• China’s first and second quarter GDP data have impressively outperformed expectations year-to-date in 2017, and earnings have kept pace. On a number of other fronts, China appears to be moving steadily forward as well: There are signs of progress in state-owned entity (SOE) reform, the deleveraging campaign continues without significant economic disruption, and the internationalization of the renminbi continues apace.  New stock listings are up in Shenzhen and Shanghai, domestic demand has proved robust and the expansion of China’s middle class continues apace as well.  Indeed, as investors await the upcoming 19th Party Congress, both China and the global economy appear to be faring better than some anticipated. 

Threats

  • North Korea remains an ongoing threat to investor sentiment. It is worth observing, though, that despite the heated rhetoric and tweets between Pyongyang and the White House, and in spite of recent missile tests of truly concerning scope, China and the United States were nonetheless able to overcome some differences and come to an agreement on a joint proposal for the United Nations with respect to increasing sanctions on North Korea. This diplomatic victory clearly neither resolves nor diminishes the underlying threat of a nuclear North Korea, but it does keep China and the U.S. on reasonable terms over a potentially contentious issue while maintaining pressure on North Korea in the meantime.
  • Credit ratings agency S&P Global Ratings cut China’s sovereign credit rating in the third quarter, from AA- to A+, following up the previous quarter’s warning about China’s overall credit situation. Indeed, worries about credit—particularly shadow banking—have fueled President Xi Jinping’s crackdown on leverage. While the market did not seem greatly affected by S&P’s announcement, it remains worthwhile to note two things: First, obviously, a real deterioration in credit would spook the market, but second, investors ought to remember that even with successful deleveraging, a possible tradeoff for longer-term stability could be short-term growth.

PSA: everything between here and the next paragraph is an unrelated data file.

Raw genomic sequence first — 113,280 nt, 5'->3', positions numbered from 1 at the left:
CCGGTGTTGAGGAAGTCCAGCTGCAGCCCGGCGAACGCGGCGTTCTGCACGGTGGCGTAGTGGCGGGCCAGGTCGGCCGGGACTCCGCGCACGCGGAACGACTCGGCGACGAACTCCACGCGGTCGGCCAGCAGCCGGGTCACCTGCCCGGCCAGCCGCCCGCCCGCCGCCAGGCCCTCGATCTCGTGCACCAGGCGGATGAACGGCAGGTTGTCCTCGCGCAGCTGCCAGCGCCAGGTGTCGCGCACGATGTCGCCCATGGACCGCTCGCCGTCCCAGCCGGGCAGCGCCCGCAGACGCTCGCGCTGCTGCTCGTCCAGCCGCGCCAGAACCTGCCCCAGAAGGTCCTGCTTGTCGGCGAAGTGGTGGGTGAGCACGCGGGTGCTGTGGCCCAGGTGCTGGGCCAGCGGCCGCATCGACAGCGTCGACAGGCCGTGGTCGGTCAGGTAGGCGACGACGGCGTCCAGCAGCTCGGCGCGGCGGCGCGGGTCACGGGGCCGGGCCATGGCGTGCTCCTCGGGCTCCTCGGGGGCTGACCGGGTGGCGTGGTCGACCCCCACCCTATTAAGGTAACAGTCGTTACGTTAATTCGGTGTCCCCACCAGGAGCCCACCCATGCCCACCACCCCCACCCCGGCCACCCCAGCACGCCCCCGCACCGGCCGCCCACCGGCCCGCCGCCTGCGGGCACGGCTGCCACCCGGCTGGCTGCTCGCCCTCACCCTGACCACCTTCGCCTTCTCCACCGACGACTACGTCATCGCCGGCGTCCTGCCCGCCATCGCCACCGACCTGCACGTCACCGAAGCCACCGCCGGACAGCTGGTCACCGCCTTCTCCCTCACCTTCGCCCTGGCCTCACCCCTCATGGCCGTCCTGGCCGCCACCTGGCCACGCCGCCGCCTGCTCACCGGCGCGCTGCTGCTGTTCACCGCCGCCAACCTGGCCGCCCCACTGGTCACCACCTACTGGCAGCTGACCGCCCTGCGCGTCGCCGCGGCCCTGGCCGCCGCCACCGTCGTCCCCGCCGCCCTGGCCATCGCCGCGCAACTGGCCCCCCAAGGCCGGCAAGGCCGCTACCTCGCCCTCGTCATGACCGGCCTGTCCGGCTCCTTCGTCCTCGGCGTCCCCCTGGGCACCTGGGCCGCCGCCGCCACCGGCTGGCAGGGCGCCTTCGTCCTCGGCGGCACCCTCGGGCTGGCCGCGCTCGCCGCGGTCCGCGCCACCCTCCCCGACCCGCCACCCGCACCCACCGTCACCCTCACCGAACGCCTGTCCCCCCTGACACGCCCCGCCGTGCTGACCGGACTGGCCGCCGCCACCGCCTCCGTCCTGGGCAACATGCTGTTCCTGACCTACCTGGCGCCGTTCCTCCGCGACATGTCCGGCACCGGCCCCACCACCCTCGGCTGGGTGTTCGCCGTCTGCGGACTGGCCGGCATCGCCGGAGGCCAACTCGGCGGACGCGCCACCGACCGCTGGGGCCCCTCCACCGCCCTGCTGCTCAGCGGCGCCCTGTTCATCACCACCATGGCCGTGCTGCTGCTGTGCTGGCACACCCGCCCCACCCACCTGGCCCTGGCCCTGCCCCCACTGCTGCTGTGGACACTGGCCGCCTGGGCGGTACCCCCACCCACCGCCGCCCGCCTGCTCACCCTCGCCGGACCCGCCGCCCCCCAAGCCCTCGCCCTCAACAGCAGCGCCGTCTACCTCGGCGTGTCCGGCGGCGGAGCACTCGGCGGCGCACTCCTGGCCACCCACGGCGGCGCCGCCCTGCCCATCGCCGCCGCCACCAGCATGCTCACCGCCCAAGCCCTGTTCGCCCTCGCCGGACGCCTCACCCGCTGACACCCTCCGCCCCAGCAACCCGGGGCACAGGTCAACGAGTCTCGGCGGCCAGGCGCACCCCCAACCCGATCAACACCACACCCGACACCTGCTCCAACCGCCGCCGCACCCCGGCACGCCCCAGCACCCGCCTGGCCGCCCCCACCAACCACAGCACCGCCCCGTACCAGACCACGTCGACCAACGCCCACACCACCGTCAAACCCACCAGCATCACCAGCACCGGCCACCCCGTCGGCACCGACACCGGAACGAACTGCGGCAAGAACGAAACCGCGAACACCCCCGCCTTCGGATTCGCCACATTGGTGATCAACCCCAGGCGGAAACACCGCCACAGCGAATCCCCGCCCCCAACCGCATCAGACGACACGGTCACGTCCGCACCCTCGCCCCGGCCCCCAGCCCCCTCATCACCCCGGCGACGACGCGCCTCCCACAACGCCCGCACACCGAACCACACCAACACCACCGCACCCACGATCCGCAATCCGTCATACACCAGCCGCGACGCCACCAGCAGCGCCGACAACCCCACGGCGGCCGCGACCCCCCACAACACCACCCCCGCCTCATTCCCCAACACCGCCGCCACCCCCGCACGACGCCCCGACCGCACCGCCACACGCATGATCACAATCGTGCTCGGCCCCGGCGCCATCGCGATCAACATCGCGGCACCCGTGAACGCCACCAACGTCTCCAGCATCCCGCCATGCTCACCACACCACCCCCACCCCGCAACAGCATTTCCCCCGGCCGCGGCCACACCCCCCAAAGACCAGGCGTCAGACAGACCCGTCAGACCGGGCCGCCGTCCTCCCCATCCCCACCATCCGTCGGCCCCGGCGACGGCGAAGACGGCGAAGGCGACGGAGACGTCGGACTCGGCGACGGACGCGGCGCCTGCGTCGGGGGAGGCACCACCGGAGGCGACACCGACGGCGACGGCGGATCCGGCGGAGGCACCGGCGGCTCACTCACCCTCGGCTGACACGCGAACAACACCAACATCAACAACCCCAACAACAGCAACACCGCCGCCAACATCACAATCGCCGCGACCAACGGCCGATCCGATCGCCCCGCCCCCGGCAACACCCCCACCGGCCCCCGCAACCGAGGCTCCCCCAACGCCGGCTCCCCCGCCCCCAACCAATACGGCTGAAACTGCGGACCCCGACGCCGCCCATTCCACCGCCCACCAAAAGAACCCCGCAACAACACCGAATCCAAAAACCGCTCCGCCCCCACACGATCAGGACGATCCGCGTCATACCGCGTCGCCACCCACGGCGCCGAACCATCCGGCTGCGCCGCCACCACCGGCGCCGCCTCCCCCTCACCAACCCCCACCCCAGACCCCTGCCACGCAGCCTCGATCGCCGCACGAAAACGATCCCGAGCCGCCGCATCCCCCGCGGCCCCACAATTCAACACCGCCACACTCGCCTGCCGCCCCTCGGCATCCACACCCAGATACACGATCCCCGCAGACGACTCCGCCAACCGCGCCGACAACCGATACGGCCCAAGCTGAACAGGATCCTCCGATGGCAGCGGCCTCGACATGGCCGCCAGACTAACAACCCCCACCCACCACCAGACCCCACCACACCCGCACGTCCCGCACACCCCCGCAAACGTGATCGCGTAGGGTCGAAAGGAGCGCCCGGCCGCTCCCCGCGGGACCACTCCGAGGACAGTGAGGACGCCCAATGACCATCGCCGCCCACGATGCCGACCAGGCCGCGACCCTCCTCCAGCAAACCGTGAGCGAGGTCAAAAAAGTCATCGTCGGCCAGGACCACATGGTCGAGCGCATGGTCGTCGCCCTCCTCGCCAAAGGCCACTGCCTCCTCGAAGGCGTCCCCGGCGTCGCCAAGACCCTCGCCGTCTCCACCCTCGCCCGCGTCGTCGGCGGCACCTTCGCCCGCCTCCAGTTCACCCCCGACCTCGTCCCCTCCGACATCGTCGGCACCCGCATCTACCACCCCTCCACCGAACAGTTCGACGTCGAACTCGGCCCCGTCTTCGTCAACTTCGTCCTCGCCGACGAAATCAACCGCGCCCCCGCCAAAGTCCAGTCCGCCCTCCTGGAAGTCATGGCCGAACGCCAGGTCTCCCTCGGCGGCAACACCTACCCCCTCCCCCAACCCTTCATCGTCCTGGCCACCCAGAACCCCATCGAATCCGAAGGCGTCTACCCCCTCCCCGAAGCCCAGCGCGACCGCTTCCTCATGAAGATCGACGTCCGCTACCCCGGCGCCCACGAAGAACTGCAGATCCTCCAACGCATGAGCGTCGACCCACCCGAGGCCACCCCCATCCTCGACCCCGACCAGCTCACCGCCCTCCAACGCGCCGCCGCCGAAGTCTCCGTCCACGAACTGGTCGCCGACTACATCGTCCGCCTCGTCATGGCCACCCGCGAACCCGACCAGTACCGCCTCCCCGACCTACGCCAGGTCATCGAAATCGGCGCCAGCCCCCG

• There remains a threat that much of the year’s growth in China was front-loaded, as some analysts speculated in late 2016 and early 2017, and thus that growth could drop off a little more sharply than expected, perhaps emboldening bears and/or frightening bulls. At the moment, however—as at the end of last quarter—this threat still seems distant with the HSCI and the Shanghai Composite Index near 52-week highs. But once again, perhaps therein lies the threat.

The Hang Seng Composite Index is a market capitalization-weighted index that comprises the top 200 companies listed on Stock Exchange of Hong Kong, based on average market cap for the 12 months. The Shanghai Composite Index (SSE) is an index of all stocks that trade on the Shanghai Stock Exchange. The Jakarta Stock Price Index is a modified capitalization-weighted index of all stocks listed on the regular board of the Indonesia Stock Exchange.

An S&P Global Ratings issuer credit rating is a forward-looking opinion about an obligor's overall creditworthiness. This opinion focuses on the obligor's capacity and willingness to meet its financial commitments as they come due.
Fund portfolios are actively managed, and holdings may change daily. Holdings are reported as of the most recent quarter-end. Holdings in the China Region Fund as a percentage of net assets as of 9/30/2017: Sunny Optical Technology Group Company Ltd. 8.61%, Geely Automobile Holdings Ltd. 8.40%, BYD Electronic Company Ltd. 5.11%, TravelSky Technology Ltd. 0.00%, Tencent Holdings Ltd. 5.38%.

 

Net Asset Value
as of 11/17/2017

Global Resources Fund PSPFX $5.87 No Change Gold and Precious Metals Fund USERX $7.43 0.10 World Precious Minerals Fund UNWPX $5.77 0.08 China Region Fund USCOX $11.86 -0.05 Emerging Europe Fund EUROX $6.97 0.03 All American Equity Fund GBTFX $24.17 -0.03 Holmes Macro Trends Fund MEGAX $21.08 0.04 Near-Term Tax Free Fund NEARX $2.22 No Change U.S. Government Securities Ultra-Short Bond Fund UGSDX $2.00 No Change